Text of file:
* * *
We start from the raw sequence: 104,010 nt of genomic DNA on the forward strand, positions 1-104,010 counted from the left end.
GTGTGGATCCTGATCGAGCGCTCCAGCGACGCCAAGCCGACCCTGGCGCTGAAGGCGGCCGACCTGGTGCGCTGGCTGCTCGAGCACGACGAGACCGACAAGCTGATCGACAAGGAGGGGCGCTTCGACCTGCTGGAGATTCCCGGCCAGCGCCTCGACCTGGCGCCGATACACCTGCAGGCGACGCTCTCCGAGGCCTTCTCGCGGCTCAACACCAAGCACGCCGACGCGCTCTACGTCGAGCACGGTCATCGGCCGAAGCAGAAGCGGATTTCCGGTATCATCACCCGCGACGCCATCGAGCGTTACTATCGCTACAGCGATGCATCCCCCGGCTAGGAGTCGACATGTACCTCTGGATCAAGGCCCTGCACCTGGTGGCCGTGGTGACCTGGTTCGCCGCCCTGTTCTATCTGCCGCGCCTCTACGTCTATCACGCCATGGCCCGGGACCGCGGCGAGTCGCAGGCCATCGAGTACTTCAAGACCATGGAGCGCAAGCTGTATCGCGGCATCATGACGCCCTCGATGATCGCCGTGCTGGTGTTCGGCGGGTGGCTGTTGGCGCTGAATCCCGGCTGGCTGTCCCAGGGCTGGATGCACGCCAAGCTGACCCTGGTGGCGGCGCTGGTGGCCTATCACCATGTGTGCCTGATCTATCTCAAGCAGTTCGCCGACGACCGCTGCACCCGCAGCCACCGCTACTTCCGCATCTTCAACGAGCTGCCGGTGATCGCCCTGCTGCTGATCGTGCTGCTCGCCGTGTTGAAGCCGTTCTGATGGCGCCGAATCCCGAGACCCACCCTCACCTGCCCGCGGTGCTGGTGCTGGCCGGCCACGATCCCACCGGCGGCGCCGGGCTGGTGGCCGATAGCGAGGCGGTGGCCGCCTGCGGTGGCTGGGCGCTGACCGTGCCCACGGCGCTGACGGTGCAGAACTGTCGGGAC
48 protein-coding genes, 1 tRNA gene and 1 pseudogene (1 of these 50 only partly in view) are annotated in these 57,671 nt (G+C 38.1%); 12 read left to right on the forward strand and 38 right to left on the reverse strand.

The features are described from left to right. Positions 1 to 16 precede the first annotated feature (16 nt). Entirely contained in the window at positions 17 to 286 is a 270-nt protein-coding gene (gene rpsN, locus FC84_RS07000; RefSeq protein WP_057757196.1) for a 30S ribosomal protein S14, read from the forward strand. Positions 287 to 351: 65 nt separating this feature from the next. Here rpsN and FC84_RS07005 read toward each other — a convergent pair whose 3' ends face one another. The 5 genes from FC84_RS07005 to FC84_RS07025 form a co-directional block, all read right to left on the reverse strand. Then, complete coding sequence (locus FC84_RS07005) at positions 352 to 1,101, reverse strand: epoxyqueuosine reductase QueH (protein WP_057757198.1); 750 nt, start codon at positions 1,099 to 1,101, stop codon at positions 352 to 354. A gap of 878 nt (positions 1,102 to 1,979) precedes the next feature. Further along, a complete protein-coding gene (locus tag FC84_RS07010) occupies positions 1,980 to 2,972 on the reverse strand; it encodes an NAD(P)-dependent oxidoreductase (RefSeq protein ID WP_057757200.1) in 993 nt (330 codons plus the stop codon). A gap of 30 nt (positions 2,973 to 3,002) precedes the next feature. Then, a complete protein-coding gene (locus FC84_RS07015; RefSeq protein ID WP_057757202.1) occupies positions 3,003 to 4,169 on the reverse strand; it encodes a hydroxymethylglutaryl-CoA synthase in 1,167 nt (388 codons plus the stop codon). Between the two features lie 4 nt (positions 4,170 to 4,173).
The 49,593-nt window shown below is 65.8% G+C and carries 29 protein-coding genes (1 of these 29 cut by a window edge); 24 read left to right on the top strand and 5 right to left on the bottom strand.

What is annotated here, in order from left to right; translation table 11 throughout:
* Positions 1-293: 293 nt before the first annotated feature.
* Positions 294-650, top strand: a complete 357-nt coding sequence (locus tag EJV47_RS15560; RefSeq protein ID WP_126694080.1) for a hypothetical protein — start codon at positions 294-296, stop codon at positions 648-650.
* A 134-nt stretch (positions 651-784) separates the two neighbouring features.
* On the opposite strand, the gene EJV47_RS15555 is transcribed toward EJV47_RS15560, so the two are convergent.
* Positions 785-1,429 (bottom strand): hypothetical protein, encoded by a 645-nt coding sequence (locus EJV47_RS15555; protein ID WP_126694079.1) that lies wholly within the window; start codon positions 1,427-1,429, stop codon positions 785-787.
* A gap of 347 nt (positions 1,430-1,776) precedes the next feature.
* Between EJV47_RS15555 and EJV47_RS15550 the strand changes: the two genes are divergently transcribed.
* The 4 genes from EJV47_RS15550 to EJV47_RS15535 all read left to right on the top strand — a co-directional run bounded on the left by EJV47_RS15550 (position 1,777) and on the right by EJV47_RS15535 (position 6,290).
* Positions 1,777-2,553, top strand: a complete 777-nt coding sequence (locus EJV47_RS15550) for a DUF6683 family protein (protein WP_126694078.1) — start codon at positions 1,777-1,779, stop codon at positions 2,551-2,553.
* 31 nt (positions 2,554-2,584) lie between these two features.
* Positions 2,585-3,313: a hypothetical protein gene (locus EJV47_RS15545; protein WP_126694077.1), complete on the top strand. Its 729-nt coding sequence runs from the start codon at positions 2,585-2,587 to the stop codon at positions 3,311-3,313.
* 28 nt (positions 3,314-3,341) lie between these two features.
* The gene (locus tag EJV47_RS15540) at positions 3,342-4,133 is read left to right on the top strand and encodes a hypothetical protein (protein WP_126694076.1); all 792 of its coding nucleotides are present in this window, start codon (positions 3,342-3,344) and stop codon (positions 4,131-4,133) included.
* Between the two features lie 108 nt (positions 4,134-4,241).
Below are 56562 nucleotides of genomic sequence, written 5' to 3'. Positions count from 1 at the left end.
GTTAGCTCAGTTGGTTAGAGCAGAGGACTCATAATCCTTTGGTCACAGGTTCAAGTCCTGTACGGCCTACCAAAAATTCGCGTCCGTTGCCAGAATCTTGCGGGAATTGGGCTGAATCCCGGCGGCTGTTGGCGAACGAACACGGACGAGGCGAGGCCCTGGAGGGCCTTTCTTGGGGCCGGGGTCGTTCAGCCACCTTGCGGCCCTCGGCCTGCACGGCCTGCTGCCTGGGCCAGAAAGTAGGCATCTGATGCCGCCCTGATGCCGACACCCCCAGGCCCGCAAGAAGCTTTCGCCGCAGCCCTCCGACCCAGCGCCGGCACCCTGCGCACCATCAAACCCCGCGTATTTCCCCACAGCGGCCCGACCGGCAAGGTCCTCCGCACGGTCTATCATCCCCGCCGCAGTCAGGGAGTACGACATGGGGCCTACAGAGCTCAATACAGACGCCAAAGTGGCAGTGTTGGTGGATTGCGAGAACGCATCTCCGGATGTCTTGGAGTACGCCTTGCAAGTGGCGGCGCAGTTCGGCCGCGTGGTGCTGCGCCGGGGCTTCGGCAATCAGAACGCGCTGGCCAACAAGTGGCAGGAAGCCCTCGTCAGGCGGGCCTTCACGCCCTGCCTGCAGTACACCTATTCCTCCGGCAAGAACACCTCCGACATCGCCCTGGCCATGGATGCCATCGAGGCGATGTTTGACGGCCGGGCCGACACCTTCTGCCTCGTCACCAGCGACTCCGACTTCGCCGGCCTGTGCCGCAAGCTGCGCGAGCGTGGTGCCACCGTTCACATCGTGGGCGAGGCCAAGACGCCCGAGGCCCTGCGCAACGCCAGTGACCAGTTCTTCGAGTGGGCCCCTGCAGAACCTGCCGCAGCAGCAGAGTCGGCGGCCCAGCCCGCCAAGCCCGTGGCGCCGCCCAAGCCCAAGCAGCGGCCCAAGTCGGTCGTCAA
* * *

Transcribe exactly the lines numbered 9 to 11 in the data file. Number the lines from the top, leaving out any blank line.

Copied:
* A 134-nt stretch (positions 651-784) separates the two neighbouring features.
* On the opposite strand, the gene EJV47_RS15555 is transcribed toward EJV47_RS15560, so the two are convergent.
* Positions 785-1,429 (bottom strand): hypothetical protein, encoded by a 645-nt coding sequence (locus EJV47_RS15555; protein ID WP_126694079.1) that lies wholly within the window; start codon positions 1,427-1,429, stop codon positions 785-787.